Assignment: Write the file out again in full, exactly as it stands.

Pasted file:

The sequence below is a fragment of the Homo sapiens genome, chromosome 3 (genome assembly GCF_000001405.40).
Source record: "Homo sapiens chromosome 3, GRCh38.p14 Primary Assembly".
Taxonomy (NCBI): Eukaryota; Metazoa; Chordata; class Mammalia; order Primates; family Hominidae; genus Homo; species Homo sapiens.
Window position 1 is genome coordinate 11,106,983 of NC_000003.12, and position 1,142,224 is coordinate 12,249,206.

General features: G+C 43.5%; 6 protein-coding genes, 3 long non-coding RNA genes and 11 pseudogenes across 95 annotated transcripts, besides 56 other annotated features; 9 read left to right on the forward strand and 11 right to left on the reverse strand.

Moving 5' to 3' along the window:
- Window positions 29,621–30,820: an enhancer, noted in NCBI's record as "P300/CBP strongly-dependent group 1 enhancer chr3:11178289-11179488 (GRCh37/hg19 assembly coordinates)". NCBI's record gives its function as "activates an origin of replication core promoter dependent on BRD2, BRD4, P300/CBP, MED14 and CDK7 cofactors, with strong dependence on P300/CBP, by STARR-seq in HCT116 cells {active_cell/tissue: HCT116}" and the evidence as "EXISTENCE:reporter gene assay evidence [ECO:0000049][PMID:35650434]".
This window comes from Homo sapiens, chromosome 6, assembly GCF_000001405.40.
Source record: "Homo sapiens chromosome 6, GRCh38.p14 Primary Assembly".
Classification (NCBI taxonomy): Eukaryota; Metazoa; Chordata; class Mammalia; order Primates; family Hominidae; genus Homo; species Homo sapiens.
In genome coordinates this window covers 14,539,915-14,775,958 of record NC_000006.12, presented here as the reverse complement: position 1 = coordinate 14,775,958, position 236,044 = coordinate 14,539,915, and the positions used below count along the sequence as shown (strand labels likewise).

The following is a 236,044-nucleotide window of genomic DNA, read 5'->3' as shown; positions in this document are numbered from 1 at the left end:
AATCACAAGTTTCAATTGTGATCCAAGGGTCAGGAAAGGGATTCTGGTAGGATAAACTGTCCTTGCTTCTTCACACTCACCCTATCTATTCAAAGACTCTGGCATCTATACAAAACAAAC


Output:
The sequence below is a fragment of the Homo sapiens genome, chromosome 3 (genome assembly GCF_000001405.40).
Source record: "Homo sapiens chromosome 3, GRCh38.p14 Primary Assembly".
Taxonomy (NCBI): Eukaryota; Metazoa; Chordata; class Mammalia; order Primates; family Hominidae; genus Homo; species Homo sapiens.
Window position 1 is genome coordinate 11,106,983 of NC_000003.12, and position 1,142,224 is coordinate 12,249,206.

General features: G+C 43.5%; 6 protein-coding genes, 3 long non-coding RNA genes and 11 pseudogenes across 95 annotated transcripts, besides 56 other annotated features; 9 read left to right on the forward strand and 11 right to left on the reverse strand.

Moving 5' to 3' along the window:
- Window positions 29,621–30,820: an enhancer, noted in NCBI's record as "P300/CBP strongly-dependent group 1 enhancer chr3:11178289-11179488 (GRCh37/hg19 assembly coordinates)". NCBI's record gives its function as "activates an origin of replication core promoter dependent on BRD2, BRD4, P300/CBP, MED14 and CDK7 cofactors, with strong dependence on P300/CBP, by STARR-seq in HCT116 cells {active_cell/tissue: HCT116}" and the evidence as "EXISTENCE:reporter gene assay evidence [ECO:0000049][PMID:35650434]".
This window comes from Homo sapiens, chromosome 6, assembly GCF_000001405.40.
Source record: "Homo sapiens chromosome 6, GRCh38.p14 Primary Assembly".
Classification (NCBI taxonomy): Eukaryota; Metazoa; Chordata; class Mammalia; order Primates; family Hominidae; genus Homo; species Homo sapiens.
In genome coordinates this window covers 14,539,915-14,775,958 of record NC_000006.12, presented here as the reverse complement: position 1 = coordinate 14,775,958, position 236,044 = coordinate 14,539,915, and the positions used below count along the sequence as shown (strand labels likewise).

The following is a 236,044-nucleotide window of genomic DNA, read 5'->3' as shown; positions in this document are numbered from 1 at the left end:
AATCACAAGTTTCAATTGTGATCCAAGGGTCAGGAAAGGGATTCTGGTAGGATAAACTGTCCTTGCTTCTTCACACTCACCCTATCTATTCAAAGACTCTGGCATCTATACAAAACAAAC